Racing Point F1 has been under the global spotlight a lot in the 2020 season. From cheating allegations to a new sponsor to the acquisition of one of the greatest drivers of all time, Racing Point seems to be on the upward move. But where did they come from? Only a few years ago they were trailing the middle pack of teams. What are they doing that other teams like Renault and Mclaren aren’t? Let’s find out…
The Origins of Racing Point F1 can be traced back to a team called Jordan Grand Prix back in 1991. The team was named after Irish Businessman Eddie Jordan, and was largely unsuccessful. They had a few podiums and only 2 pole positions, and their finances were always on the edge. So in 2005, Jordan Grand Prix was sold to Midland Group for $60 million.
Midland Racing was a team for just one season, and it was a lackluster season at that. They raced under the Midland name for only 18 races and rarely made it out of Q3. They were clearly behind the middle pack, and eventually rebranded in the middle of the season to become Spyker F1. Their best finish was 9th place, and from thenceforth would be known as Spkyer F1.
Spyker F1 was yet another short lived name given to the once mediocre Jordan Grand Prix team. Spyker paid just over $106 million for the team, the team which only 2 years prior was sold for just $60 million. They got rid of their Toyota engines for the preferred Ferrari racing engines. The season was very poor, just as Midland’s had been. They scored only 1 point and were 10th in the constructors championship.
Just a note, I think it would have been cool to see Spyker succeed in F1. They are a little-known supercar maker, and it would have been awesome to see them use technology from F1 in their car, the C8.
After Spyker F1, the team changed to a name that you may now be familiar with. Force India bought Spyker F1 for $103 million dollars after the 2007 season. The maiden season for Force India ended terribly, as their best finish was 10th and they finished the constructors championship in 10th also. But the 2009 season brought changed that altered the trajectory of Force India. Force India ditched the Ferrari engine for the new Mercedes engine and they started to gain traction. They finished with 13 points and in 9th ahead of Toro Rosso. Now this might not sound impressive, but it shows tremendous growth over just one year.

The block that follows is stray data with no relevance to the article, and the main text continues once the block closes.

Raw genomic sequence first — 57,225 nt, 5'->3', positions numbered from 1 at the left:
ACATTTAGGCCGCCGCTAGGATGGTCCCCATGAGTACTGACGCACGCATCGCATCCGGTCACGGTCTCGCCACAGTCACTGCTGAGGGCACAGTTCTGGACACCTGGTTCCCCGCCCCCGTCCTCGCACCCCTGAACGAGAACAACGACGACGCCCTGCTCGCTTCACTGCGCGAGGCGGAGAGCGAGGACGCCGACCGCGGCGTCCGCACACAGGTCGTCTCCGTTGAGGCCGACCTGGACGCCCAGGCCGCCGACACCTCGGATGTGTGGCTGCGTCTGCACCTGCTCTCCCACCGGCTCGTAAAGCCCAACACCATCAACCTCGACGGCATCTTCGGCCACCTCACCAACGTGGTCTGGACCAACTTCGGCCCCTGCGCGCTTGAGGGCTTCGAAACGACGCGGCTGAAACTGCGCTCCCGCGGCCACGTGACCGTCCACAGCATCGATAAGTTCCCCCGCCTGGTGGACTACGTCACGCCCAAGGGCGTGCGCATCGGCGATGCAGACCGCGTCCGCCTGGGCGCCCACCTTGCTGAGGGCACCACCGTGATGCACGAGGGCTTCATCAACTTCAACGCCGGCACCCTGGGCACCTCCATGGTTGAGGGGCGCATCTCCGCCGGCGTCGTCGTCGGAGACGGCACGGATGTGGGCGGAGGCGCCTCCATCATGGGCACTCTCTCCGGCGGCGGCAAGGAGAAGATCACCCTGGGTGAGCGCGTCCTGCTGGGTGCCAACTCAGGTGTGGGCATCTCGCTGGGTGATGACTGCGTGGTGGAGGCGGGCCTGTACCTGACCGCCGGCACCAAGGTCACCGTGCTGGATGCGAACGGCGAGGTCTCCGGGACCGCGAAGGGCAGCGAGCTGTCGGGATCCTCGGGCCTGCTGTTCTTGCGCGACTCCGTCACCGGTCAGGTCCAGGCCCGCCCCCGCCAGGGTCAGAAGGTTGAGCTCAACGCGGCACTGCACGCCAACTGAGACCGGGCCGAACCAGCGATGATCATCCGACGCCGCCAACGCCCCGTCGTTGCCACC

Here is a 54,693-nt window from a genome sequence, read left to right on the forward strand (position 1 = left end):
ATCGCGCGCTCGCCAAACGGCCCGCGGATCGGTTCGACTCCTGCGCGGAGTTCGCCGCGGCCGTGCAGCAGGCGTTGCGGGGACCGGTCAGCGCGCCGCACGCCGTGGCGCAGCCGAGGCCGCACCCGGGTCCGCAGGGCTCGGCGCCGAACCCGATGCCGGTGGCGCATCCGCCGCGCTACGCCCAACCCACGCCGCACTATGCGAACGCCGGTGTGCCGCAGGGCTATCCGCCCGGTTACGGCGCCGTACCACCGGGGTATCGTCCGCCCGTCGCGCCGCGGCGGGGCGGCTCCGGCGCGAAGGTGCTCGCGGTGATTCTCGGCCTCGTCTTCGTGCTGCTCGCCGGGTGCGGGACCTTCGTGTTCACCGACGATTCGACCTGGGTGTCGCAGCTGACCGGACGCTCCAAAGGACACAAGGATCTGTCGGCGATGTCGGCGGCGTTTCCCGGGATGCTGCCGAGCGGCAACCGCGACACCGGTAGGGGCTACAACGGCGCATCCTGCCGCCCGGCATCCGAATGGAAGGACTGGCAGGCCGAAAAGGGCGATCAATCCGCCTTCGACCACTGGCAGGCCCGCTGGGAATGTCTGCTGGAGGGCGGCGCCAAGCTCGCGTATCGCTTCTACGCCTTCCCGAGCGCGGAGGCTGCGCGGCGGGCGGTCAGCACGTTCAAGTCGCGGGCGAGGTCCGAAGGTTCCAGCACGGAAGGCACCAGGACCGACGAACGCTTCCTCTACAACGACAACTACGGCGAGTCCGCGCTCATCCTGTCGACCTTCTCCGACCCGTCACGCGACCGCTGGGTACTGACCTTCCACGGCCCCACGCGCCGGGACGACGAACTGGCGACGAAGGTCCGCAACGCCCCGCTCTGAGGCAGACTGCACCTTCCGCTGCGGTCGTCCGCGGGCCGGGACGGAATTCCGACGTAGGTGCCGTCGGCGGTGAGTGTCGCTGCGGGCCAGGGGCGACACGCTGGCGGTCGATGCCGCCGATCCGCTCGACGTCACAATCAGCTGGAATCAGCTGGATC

2010 saw even more progress for the Force India team. They finished 7th with 68 points, only 1 point away from Williams in 6th. Their best finish was 5th at the Belgium Grand Prix. 2011-2017 saw a slow but steady progression from 7th and 6th place finishes to being 4th in the constructors championship. Then in 2018, they took a nosedive when they ended 7th in the constructor’s championship. The team was put on administration, but was saved when Lawrence Stroll and company bought out Force India’s assets.
Racing Point saw a dismal but consistent 2019, as they finished 7th overall. Sergio Perez managed points finishes in every race except one, largely helping them lock down 7th. But 2020 is where the racing point story really took off…
In preseason training, fans took notice to the similarities between the 2019 Mercedes and the 2020 RP20. The Austrian Grand Prix seemed to only increase concern that Racing didn’t make their car at all. A formal complaint was launched against Racing Point by Renault. The complaint was successful, but Racing Point got away with a slap on the wrist.
What do you think about Racing Point? Let us know below, are they legit or just good at copying blueprints?